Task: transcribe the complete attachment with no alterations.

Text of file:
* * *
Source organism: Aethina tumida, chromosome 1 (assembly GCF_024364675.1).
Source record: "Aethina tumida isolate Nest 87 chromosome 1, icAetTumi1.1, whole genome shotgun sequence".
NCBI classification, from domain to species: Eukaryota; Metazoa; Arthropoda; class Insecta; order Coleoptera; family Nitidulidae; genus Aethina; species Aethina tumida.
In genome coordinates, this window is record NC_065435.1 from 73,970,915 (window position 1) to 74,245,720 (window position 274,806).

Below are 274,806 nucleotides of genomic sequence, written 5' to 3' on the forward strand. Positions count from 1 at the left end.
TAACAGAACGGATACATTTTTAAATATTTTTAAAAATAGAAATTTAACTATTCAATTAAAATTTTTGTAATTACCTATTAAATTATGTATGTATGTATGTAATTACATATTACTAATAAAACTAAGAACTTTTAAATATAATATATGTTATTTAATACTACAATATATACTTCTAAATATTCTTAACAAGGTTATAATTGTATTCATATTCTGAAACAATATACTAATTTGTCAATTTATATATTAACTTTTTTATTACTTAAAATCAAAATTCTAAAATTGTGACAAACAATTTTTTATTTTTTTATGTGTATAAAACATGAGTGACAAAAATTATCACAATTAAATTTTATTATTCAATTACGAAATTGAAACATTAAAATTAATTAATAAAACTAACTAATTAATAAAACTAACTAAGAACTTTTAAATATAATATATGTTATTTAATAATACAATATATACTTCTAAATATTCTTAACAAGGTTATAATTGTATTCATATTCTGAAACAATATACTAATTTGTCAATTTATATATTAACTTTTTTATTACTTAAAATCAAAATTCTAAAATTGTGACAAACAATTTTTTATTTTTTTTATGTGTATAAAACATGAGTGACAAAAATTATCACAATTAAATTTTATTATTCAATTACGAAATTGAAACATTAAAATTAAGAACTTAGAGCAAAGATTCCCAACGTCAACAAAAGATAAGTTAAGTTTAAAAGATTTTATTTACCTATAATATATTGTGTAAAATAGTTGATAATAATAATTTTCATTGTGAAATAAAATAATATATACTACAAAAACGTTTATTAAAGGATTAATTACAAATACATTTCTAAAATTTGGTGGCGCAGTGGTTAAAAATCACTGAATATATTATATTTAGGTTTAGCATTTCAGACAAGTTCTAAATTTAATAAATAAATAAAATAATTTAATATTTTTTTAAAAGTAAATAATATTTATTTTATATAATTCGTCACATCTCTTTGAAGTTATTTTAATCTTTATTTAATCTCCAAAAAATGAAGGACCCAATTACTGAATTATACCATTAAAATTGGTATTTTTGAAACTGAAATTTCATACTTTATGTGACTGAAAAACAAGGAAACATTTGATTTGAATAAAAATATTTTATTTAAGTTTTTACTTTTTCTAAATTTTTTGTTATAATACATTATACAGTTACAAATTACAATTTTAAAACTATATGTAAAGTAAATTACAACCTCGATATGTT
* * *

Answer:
Source organism: Aethina tumida, chromosome 1 (assembly GCF_024364675.1).
Source record: "Aethina tumida isolate Nest 87 chromosome 1, icAetTumi1.1, whole genome shotgun sequence".
NCBI classification, from domain to species: Eukaryota; Metazoa; Arthropoda; class Insecta; order Coleoptera; family Nitidulidae; genus Aethina; species Aethina tumida.
In genome coordinates, this window is record NC_065435.1 from 73,970,915 (window position 1) to 74,245,720 (window position 274,806).

Below are 274,806 nucleotides of genomic sequence, written 5' to 3' on the forward strand. Positions count from 1 at the left end.
TAACAGAACGGATACATTTTTAAATATTTTTAAAAATAGAAATTTAACTATTCAATTAAAATTTTTGTAATTACCTATTAAATTATGTATGTATGTATGTAATTACATATTACTAATAAAACTAAGAACTTTTAAATATAATATATGTTATTTAATACTACAATATATACTTCTAAATATTCTTAACAAGGTTATAATTGTATTCATATTCTGAAACAATATACTAATTTGTCAATTTATATATTAACTTTTTTATTACTTAAAATCAAAATTCTAAAATTGTGACAAACAATTTTTTATTTTTTTATGTGTATAAAACATGAGTGACAAAAATTATCACAATTAAATTTTATTATTCAATTACGAAATTGAAACATTAAAATTAATTAATAAAACTAACTAATTAATAAAACTAACTAAGAACTTTTAAATATAATATATGTTATTTAATAATACAATATATACTTCTAAATATTCTTAACAAGGTTATAATTGTATTCATATTCTGAAACAATATACTAATTTGTCAATTTATATATTAACTTTTTTATTACTTAAAATCAAAATTCTAAAATTGTGACAAACAATTTTTTATTTTTTTTATGTGTATAAAACATGAGTGACAAAAATTATCACAATTAAATTTTATTATTCAATTACGAAATTGAAACATTAAAATTAAGAACTTAGAGCAAAGATTCCCAACGTCAACAAAAGATAAGTTAAGTTTAAAAGATTTTATTTACCTATAATATATTGTGTAAAATAGTTGATAATAATAATTTTCATTGTGAAATAAAATAATATATACTACAAAAACGTTTATTAAAGGATTAATTACAAATACATTTCTAAAATTTGGTGGCGCAGTGGTTAAAAATCACTGAATATATTATATTTAGGTTTAGCATTTCAGACAAGTTCTAAATTTAATAAATAAATAAAATAATTTAATATTTTTTTAAAAGTAAATAATATTTATTTTATATAATTCGTCACATCTCTTTGAAGTTATTTTAATCTTTATTTAATCTCCAAAAAATGAAGGACCCAATTACTGAATTATACCATTAAAATTGGTATTTTTGAAACTGAAATTTCATACTTTATGTGACTGAAAAACAAGGAAACATTTGATTTGAATAAAAATATTTTATTTAAGTTTTTACTTTTTCTAAATTTTTTGTTATAATACATTATACAGTTACAAATTACAATTTTAAAACTATATGTAAAGTAAATTACAACCTCGATATGTT